Reference > Quotations > Hoyt & Roberts, comps. > Hoyt’s New Cyclopedia of Practical Quotations
Hoyt & Roberts, comps.  Hoyt’s New Cyclopedia of Practical Quotations.  1922.
Water-Lily (Nymphæa)
What loved little islands, twice seen in their lakes,
  Can the wild water-lily restore.
        Campbell—Field Flowers.
The slender water-lily
  Peeps dreamingly out of the lake;
The moon, oppress’d with love’s sorrow,
  Looks tenderly down for her sake.
        Heine—Book of Songs. New Spring. No. 15. St. 1.
Those virgin lilies, all the night
  Bathing their beauties in the lake,
That they may rise more fresh and bright,
  When their beloved sun’s awake.
        Moore—Lalla Rookh. Paradise and the Peri.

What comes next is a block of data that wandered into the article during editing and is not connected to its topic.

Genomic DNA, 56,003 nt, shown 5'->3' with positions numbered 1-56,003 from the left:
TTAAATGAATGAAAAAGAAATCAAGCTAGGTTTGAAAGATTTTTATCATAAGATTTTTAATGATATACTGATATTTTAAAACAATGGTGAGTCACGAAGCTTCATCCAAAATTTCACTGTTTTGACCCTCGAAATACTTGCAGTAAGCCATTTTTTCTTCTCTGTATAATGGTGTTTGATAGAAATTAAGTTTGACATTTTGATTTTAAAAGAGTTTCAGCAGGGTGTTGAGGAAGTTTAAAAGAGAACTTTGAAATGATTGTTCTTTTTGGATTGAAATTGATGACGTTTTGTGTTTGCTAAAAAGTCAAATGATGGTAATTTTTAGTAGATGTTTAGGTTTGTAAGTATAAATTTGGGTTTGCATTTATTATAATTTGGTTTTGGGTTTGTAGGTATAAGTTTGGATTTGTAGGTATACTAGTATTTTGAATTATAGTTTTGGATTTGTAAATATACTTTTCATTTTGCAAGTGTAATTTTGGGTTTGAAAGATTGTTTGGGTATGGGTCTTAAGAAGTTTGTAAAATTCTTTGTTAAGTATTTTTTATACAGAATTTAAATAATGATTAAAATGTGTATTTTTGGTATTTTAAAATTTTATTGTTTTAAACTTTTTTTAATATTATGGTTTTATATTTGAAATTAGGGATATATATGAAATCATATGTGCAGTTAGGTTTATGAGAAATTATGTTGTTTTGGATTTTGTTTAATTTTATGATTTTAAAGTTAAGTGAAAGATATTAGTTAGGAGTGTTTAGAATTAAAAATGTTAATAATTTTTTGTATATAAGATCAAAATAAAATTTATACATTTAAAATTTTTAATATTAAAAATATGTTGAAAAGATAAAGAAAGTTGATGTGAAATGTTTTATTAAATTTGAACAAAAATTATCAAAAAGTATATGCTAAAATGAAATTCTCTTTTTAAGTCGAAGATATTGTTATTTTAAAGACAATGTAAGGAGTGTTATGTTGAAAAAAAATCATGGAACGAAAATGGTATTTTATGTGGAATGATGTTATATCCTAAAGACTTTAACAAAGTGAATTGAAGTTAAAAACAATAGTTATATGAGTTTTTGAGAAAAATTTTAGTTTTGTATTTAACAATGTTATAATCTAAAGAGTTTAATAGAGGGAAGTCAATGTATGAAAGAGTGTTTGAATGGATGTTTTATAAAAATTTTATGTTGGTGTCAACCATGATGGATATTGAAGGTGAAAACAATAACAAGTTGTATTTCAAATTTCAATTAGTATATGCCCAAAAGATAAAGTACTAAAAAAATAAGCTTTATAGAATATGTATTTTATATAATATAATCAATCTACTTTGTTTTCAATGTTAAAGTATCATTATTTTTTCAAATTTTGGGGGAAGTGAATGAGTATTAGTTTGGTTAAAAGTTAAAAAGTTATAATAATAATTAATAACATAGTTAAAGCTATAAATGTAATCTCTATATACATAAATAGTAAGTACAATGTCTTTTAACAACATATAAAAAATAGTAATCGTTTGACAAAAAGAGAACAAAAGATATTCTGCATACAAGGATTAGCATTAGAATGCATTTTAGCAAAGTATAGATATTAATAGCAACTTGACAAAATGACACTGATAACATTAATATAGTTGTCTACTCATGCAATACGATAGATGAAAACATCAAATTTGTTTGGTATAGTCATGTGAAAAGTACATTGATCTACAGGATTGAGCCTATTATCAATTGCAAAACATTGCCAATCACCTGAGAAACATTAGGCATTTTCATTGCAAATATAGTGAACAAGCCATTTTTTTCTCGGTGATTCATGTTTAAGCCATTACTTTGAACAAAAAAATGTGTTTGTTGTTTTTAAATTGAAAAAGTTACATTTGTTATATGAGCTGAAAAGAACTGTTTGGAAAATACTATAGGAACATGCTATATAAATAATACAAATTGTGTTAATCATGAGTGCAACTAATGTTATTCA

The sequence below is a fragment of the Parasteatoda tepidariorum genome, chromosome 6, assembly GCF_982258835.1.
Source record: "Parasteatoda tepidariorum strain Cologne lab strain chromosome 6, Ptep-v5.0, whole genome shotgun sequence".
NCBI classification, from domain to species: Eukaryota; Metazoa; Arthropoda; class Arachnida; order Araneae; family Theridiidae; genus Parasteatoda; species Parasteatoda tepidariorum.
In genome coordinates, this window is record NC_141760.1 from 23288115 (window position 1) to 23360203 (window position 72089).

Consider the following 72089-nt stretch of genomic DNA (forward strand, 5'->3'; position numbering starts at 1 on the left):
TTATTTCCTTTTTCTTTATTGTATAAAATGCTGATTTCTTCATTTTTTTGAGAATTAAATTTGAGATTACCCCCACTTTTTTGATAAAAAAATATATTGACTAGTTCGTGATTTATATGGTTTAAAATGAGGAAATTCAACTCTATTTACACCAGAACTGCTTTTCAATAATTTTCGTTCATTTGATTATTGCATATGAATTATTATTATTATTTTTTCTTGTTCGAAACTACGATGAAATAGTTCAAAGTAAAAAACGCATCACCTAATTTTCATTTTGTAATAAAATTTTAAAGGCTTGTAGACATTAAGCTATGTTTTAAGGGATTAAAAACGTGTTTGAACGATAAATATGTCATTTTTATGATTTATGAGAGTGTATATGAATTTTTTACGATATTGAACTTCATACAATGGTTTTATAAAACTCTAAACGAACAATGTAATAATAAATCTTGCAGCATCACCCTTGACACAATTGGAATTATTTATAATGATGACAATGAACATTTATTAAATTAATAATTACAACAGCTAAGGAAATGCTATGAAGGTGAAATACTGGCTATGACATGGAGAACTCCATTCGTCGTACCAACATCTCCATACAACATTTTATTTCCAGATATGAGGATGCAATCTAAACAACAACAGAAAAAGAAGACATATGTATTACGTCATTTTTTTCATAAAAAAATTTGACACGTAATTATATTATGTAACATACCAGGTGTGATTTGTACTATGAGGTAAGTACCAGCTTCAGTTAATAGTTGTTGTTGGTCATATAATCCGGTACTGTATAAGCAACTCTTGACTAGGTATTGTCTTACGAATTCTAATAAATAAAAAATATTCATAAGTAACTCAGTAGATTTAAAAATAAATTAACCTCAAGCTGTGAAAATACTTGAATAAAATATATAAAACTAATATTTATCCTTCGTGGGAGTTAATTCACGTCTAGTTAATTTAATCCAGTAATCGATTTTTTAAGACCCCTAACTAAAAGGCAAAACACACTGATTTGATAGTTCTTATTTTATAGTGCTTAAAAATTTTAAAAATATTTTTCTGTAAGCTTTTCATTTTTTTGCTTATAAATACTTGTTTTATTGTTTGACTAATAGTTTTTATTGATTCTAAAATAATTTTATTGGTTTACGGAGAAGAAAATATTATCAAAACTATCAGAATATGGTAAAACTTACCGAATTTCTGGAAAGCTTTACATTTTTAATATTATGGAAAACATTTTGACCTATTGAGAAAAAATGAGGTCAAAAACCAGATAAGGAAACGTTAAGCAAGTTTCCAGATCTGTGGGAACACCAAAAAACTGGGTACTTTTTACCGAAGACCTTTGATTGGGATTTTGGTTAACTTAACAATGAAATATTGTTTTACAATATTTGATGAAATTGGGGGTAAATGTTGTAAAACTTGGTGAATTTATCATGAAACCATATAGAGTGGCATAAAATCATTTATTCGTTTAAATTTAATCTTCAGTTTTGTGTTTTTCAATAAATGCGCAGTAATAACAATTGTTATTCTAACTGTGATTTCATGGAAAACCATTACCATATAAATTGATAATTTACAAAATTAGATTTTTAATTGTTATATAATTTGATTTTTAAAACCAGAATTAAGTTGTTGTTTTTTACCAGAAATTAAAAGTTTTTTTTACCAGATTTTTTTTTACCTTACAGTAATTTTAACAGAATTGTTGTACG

Broad water-lilies lay tremulously,
And starry river-buds glimmered by,
And around them the soft stream did glide and dance
With a motion of sweet sound and radiance.
        Shelley—The Sensitive Plant. Pt. I.
    The water-lily starts and slides
Upon the level in little puffs of wind,
Tho’ anchor’d to the bottom.
        Tennyson—The Princess. IV. L. 236.
Now folds the lily all her sweetness up,
And slips into the bosom of the lake;
So fold thyself, my dearest, thou, and slip
Into my bosom, and be lost in me.
        Tennyson—The Princess. VII. L. 171.
Swan flocks of lilies shoreward lying,
In sweetness, not in music, dying.
        Whittier—The Maids of Attitash.
Rapaciously we gathered flowery spoils
From land and water; lilies of each hue,—
Golden and white, that float upon the waves,
And court the wind.
        WordsworthThe Excursion. Bk. IX. L. 540.

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